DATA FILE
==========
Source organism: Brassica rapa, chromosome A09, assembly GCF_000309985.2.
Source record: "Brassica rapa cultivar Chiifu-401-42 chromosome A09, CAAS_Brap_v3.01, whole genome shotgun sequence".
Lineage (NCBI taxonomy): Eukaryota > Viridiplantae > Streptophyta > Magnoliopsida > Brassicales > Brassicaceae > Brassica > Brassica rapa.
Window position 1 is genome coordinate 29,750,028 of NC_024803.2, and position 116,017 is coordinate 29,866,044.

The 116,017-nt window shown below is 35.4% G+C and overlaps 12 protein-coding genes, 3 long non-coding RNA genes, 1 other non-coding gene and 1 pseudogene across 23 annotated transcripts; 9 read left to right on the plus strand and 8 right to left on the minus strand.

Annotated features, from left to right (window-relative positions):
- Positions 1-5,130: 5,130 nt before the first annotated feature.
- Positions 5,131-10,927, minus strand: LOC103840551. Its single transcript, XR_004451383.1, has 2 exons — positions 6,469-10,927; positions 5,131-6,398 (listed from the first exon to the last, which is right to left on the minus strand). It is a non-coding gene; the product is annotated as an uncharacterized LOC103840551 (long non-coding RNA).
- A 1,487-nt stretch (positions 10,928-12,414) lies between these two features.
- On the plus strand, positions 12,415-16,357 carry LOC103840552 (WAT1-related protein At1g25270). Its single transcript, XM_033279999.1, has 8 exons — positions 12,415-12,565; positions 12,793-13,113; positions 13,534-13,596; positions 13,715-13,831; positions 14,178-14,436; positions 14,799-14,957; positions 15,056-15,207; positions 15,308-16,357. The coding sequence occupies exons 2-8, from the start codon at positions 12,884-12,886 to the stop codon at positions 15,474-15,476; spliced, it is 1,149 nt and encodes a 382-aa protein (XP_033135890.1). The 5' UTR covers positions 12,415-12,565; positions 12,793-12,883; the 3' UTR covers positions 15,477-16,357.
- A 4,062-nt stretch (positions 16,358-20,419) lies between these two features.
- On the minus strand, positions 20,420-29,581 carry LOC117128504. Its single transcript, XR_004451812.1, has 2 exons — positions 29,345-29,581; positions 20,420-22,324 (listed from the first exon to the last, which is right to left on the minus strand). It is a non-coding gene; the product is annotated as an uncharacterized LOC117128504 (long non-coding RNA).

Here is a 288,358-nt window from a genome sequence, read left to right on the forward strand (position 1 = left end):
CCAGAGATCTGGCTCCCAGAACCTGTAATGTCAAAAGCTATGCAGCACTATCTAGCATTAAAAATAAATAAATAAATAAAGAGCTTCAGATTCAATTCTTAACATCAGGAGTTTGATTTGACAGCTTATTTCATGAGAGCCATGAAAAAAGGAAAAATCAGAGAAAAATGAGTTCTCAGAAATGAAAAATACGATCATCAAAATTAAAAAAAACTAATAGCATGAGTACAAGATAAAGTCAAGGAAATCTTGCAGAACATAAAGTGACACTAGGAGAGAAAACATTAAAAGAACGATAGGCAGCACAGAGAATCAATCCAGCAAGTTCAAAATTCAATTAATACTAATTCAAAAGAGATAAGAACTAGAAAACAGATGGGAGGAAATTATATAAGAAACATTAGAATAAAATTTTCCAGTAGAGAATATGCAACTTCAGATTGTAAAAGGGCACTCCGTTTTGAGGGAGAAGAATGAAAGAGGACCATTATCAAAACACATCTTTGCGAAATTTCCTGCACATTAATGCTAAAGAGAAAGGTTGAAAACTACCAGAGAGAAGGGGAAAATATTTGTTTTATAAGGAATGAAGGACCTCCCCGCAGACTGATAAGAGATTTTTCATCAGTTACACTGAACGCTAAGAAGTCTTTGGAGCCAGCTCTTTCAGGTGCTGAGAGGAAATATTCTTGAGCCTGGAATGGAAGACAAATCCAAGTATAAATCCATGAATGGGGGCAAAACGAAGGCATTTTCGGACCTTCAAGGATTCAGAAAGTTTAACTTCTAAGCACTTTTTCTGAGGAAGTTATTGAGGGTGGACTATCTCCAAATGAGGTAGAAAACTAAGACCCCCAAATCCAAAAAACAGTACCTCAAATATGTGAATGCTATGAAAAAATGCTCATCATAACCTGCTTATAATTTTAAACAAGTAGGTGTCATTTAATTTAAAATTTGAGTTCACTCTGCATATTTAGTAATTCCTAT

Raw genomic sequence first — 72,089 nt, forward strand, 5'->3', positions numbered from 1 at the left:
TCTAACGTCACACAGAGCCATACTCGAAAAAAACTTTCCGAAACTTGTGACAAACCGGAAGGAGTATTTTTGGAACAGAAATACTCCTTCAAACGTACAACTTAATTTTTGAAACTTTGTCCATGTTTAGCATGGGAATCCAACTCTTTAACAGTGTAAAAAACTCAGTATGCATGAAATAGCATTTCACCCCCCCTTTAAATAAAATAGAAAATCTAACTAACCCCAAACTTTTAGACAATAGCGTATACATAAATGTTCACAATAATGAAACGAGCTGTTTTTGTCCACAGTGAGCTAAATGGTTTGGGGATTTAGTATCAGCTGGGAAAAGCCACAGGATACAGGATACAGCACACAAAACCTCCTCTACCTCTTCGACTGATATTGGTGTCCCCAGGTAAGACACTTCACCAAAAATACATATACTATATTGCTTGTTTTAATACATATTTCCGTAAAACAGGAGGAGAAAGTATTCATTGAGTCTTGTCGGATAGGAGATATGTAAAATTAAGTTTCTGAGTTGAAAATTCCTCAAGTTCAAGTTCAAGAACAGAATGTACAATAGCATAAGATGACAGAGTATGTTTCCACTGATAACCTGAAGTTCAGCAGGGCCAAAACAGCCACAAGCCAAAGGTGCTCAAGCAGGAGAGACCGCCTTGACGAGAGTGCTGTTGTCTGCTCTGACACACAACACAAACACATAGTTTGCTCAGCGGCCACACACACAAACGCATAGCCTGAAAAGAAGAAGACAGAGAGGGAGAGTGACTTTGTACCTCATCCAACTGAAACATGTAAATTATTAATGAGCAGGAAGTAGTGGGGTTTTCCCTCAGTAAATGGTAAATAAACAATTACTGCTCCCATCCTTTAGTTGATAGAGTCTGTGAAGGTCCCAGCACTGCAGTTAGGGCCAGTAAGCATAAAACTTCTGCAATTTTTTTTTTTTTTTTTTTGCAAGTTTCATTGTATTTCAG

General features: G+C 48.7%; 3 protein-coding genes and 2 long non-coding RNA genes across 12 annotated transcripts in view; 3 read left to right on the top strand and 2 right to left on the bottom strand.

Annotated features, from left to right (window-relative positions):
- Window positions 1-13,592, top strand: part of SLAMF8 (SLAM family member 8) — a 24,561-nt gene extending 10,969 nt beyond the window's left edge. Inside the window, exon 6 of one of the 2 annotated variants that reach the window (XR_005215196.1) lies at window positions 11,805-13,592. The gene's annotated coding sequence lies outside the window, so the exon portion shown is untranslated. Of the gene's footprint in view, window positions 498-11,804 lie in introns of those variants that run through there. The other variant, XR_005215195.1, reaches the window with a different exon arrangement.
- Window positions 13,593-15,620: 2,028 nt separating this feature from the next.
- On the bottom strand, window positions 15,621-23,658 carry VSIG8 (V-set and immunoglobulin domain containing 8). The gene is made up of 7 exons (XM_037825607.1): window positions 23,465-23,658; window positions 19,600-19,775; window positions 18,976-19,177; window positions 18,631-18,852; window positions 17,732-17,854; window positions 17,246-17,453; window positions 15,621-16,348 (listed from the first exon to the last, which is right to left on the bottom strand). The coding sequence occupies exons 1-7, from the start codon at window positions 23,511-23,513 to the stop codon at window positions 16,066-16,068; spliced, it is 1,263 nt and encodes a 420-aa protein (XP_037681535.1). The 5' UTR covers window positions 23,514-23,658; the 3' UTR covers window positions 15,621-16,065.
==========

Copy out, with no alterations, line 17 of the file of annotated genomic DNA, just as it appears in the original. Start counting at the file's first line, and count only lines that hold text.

General features: G+C 48.7%; 3 protein-coding genes and 2 long non-coding RNA genes across 12 annotated transcripts in view; 3 read left to right on the top strand and 2 right to left on the bottom strand.